REDUCING CONDUIT ISCHEMIA AND ANASTOMOTIC LEAKS IN TRANSHIATAL ESOPHAGECTOMY: SIX PRINCIPLES
Matias E. Czerwonko*, Farhood Farjah, Brant K. Oelschlager
University of Washington, Seattle, WA
Background: Transhiatal Esophagectomy (THE) is an accepted approach for distal esophageal and gastroesophageal junction (GEJ) cancers. Its reported weaknesses are limited loco-regional resection (radial margins and lymphadenectomy) and high anastomotic leak rates of 12.3%. We have used laparoscopic assistance to perform a THE (lapTHE) as our preferred method of resection for most GEJ cancer for over 20 years. Our unique approach and experience may provide superior outcomes.
Methods: We reviewed all patients who underwent LapTHE with extended lymph node dissection for distal esophageal and GEJ malignancy by a single surgeon over 10 years (2011-20). We included 6 principles in our approach destined to promote anastomotic healing: 1. minimize dissection trauma to the stomach; 2. routine Kocher maneuver; 3. detailed division of ubiquitous lesser sac adhesions and exposure of the gastroepiploic arcade; 4. resection of proximal 5 cm of the stomach and performing the anastomosis with a better perfused part; 5. stapled side to side anastomosis 6. routine feeding jejunostomy use. Pre-operative characteristics, operative details, postoperative complications, and short-term outcomes were tracked by review of our database and electronic medical record.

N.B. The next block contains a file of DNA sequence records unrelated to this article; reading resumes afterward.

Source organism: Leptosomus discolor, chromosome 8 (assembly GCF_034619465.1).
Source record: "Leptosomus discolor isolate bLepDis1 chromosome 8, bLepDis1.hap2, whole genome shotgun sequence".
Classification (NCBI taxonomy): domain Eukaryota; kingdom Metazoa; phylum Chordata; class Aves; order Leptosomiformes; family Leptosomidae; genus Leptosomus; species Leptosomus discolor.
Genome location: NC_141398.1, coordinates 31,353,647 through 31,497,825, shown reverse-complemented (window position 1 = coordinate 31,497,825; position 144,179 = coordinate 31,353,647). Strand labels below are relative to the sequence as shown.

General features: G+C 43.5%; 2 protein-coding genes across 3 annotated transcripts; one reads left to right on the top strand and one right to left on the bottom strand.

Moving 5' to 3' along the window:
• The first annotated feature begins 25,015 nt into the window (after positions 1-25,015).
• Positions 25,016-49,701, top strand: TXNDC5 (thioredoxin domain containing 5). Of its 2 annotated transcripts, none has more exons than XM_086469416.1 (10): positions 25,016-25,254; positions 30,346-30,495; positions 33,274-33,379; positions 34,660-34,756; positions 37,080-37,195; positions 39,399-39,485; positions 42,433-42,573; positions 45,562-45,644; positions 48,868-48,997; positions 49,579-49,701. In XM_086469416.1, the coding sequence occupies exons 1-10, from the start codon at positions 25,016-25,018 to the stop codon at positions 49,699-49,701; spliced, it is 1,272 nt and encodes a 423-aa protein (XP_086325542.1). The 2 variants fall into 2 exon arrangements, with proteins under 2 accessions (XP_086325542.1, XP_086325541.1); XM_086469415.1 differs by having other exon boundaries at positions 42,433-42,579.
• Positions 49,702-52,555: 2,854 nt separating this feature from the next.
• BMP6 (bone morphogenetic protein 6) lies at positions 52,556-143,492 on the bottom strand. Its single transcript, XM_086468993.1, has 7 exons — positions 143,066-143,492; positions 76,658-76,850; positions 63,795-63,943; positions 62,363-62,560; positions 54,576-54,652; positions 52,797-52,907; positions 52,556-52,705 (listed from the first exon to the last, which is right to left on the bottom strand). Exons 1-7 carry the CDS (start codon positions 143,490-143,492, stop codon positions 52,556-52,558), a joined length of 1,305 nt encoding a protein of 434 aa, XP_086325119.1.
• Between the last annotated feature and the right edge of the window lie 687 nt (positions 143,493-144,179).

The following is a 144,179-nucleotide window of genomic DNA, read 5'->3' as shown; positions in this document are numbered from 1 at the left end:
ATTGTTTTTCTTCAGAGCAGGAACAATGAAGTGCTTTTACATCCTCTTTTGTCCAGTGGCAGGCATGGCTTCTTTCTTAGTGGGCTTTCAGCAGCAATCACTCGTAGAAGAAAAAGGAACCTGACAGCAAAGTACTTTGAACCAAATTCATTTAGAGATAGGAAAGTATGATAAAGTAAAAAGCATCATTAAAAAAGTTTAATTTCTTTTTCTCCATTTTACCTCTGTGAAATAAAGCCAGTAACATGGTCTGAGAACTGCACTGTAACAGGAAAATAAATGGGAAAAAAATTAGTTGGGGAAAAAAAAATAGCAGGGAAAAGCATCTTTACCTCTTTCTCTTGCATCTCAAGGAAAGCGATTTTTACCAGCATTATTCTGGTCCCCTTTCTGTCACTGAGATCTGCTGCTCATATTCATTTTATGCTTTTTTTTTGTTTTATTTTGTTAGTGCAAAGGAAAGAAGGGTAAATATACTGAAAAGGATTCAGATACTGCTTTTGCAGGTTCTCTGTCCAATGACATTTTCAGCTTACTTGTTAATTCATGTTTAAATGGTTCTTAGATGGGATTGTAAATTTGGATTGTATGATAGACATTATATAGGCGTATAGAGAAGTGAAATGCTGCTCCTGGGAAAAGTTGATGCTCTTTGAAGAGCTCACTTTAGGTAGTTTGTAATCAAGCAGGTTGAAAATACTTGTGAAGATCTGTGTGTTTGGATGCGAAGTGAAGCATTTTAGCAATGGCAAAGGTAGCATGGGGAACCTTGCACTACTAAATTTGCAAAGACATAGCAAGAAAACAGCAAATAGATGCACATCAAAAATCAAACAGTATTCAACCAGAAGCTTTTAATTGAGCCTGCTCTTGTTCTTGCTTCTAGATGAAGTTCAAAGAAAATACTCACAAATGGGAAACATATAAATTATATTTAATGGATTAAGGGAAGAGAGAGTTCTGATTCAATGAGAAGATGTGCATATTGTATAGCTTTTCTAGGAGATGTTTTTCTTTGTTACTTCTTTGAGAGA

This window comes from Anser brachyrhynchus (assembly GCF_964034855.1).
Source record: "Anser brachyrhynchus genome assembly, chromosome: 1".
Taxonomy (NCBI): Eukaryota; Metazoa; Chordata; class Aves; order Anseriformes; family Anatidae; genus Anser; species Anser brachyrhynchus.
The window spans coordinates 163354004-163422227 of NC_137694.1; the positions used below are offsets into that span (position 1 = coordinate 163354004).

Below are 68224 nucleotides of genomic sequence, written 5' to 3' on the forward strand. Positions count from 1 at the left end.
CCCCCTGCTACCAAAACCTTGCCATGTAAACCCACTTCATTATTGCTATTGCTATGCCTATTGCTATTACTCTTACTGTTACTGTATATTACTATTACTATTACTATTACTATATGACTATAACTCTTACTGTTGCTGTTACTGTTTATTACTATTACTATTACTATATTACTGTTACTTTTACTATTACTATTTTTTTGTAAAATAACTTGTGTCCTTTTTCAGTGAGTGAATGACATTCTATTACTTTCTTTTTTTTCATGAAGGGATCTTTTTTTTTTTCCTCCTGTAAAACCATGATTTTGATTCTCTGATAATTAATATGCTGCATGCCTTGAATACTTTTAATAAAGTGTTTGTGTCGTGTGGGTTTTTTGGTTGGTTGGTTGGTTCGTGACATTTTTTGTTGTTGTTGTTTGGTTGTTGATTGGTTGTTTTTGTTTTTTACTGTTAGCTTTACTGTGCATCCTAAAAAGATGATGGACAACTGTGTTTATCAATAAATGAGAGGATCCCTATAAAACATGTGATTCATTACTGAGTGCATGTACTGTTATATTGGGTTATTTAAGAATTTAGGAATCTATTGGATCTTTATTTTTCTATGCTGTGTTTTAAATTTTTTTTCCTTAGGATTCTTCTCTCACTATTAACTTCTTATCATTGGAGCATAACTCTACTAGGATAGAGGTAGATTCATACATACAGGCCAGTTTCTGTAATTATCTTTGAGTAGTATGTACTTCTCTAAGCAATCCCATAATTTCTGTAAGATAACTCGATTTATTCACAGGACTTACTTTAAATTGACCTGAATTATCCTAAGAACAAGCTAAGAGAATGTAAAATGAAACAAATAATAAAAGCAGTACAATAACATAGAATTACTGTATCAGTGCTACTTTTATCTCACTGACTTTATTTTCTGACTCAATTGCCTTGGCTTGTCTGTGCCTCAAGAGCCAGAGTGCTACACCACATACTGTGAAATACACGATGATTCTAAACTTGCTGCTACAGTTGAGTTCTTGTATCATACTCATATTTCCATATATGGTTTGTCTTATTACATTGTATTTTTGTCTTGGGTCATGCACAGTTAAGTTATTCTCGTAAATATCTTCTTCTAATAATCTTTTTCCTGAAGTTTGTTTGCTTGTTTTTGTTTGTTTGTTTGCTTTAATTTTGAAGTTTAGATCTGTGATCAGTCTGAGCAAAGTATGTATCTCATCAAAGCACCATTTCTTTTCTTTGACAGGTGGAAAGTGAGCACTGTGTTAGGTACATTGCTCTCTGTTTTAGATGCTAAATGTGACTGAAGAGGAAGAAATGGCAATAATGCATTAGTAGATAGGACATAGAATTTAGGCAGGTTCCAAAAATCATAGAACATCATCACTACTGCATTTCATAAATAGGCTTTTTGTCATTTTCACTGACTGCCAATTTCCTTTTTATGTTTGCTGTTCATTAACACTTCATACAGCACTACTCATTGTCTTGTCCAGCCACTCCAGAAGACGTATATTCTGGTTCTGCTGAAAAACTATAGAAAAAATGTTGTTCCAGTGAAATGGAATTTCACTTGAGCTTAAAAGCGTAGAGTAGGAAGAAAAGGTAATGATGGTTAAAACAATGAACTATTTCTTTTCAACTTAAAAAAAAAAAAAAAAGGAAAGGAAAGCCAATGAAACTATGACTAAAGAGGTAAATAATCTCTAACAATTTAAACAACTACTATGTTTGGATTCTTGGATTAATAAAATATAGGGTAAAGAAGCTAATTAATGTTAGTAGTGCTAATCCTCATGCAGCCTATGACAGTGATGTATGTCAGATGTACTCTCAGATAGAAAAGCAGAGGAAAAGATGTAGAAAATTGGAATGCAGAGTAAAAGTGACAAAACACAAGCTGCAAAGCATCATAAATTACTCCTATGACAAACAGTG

Results: One hundred and forty-seven patients underwent LapTHE during the study period (table 1). Most patients had adenocarcinoma (93%) and received neoadjuvant chemoradiation (84%). The median lymph nodes procured was 19 (range 5-49) and R0 resection was achieved in all cases (95% confidence interval [CI] 98-100%). Median hospital stay was 7 days and was 8 days or less in 127 patients (86%). Overall major complication rate was 24% (95%CI 17-32%), ninety-day mortality was 2.0% (95%CI 0.4-5.8%) and reoperation was 5.4% (95%CI 2.4-10%) (Table 2). Three patients (2.0%, 95%CI 0.4-5.8%) developed an anastomotic leak. No patient developed ischemia of the conduit (95%CI 0-2.5%). Median follow up was 901 days (range 52-5240). Nine patients (6.1%, 95%CI 2.8-11%) developed an anastomotic stricture.
Conclusions: Routine use of LapTHE for distal esophageal and GEJ cancers and inclusion of these six operative principles allow for radical oncologic resection and a low rate of anastomotic complications relative to national benchmarks.
Table 1. Demographic and preoperative characteristics of the cohort
Table 2 Operative variables and post-operative complications by type
Back to 2022 Abstracts